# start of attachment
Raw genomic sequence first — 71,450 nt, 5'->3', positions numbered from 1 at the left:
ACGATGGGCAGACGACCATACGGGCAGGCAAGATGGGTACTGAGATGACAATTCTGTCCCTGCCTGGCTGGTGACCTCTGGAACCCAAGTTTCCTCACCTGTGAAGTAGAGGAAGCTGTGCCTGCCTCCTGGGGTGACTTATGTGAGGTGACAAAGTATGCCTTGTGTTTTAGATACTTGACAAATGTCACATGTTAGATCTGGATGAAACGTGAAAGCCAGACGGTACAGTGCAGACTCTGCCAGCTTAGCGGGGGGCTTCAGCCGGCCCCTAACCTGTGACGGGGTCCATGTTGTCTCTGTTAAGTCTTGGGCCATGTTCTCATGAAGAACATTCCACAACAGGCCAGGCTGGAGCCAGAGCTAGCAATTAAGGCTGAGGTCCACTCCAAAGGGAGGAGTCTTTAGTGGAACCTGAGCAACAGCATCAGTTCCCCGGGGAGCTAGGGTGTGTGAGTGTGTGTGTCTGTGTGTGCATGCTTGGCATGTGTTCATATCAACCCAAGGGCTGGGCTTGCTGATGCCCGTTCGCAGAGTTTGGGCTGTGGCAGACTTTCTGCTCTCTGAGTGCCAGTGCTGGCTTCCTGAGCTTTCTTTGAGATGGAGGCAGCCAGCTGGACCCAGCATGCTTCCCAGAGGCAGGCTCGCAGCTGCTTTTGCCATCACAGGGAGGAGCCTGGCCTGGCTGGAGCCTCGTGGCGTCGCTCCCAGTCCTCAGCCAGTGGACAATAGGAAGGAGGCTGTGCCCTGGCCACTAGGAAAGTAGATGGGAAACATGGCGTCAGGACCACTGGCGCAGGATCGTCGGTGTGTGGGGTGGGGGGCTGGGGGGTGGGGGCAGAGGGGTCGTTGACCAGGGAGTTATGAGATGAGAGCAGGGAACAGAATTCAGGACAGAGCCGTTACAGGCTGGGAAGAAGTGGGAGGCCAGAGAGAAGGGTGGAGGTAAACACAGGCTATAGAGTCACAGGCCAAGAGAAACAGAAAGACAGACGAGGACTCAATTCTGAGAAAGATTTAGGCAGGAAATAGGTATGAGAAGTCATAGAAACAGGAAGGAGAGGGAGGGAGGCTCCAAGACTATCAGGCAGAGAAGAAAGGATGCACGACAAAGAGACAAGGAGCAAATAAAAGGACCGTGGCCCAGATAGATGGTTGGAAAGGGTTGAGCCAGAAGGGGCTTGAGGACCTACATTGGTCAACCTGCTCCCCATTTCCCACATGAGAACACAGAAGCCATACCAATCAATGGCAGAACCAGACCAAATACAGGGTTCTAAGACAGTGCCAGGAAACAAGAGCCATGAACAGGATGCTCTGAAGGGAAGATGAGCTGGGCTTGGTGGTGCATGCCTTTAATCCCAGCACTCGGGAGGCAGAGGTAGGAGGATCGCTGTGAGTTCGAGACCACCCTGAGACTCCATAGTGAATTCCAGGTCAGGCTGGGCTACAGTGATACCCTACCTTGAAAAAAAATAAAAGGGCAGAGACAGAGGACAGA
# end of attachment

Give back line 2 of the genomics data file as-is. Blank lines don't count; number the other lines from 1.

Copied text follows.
ACGATGGGCAGACGACCATACGGGCAGGCAAGATGGGTACTGAGATGACAATTCTGTCCCTGCCTGGCTGGTGACCTCTGGAACCCAAGTTTCCTCACCTGTGAAGTAGAGGAAGCTGTGCCTGCCTCCTGGGGTGACTTATGTGAGGTGACAAAGTATGCCTTGTGTTTTAGATACTTGACAAATGTCACATGTTAGATCTGGATGAAACGTGAAAGCCAGACGGTACAGTGCAGACTCTGCCAGCTTAGCGGGGGGCTTCAGCCGGCCCCTAACCTGTGACGGGGTCCATGTTGTCTCTGTTAAGTCTTGGGCCATGTTCTCATGAAGAACATTCCACAACAGGCCAGGCTGGAGCCAGAGCTAGCAATTAAGGCTGAGGTCCACTCCAAAGGGAGGAGTCTTTAGTGGAACCTGAGCAACAGCATCAGTTCCCCGGGGAGCTAGGGTGTGTGAGTGTGTGTGTCTGTGTGTGCATGCTTGGCATGTGTTCATATCAACCCAAGGGCTGGGCTTGCTGATGCCCGTTCGCAGAGTTTGGGCTGTGGCAGACTTTCTGCTCTCTGAGTGCCAGTGCTGGCTTCCTGAGCTTTCTTTGAGATGGAGGCAGCCAGCTGGACCCAGCATGCTTCCCAGAGGCAGGCTCGCAGCTGCTTTTGCCATCACAGGGAGGAGCCTGGCCTGGCTGGAGCCTCGTGGCGTCGCTCCCAGTCCTCAGCCAGTGGACAATAGGAAGGAGGCTGTGCCCTGGCCACTAGGAAAGTAGATGGGAAACATGGCGTCAGGACCACTGGCGCAGGATCGTCGGTGTGTGGGGTGGGGGGCTGGGGGGTGGGGGCAGAGGGGTCGTTGACCAGGGAGTTATGAGATGAGAGCAGGGAACAGAATTCAGGACAGAGCCGTTACAGGCTGGGAAGAAGTGGGAGGCCAGAGAGAAGGGTGGAGGTAAACACAGGCTATAGAGTCACAGGCCAAGAGAAACAGAAAGACAGACGAGGACTCAATTCTGAGAAAGATTTAGGCAGGAAATAGGTATGAGAAGTCATAGAAACAGGAAGGAGAGGGAGGGAGGCTCCAAGACTATCAGGCAGAGAAGAAAGGATGCACGACAAAGAGACAAGGAGCAAATAAAAGGACCGTGGCCCAGATAGATGGTTGGAAAGGGTTGAGCCAGAAGGGGCTTGAGGACCTACATTGGTCAACCTGCTCCCCATTTCCCACATGAGAACACAGAAGCCATACCAATCAATGGCAGAACCAGACCAAATACAGGGTTCTAAGACAGTGCCAGGAAACAAGAGCCATGAACAGGATGCTCTGAAGGGAAGATGAGCTGGGCTTGGTGGTGCATGCCTTTAATCCCAGCACTCGGGAGGCAGAGGTAGGAGGATCGCTGTGAGTTCGAGACCACCCTGAGACTCCATAGTGAATTCCAGGTCAGGCTGGGCTACAGTGATACCCTACCTTGAAAAAAAATAAAAGGGCAGAGACAGAGGACAGA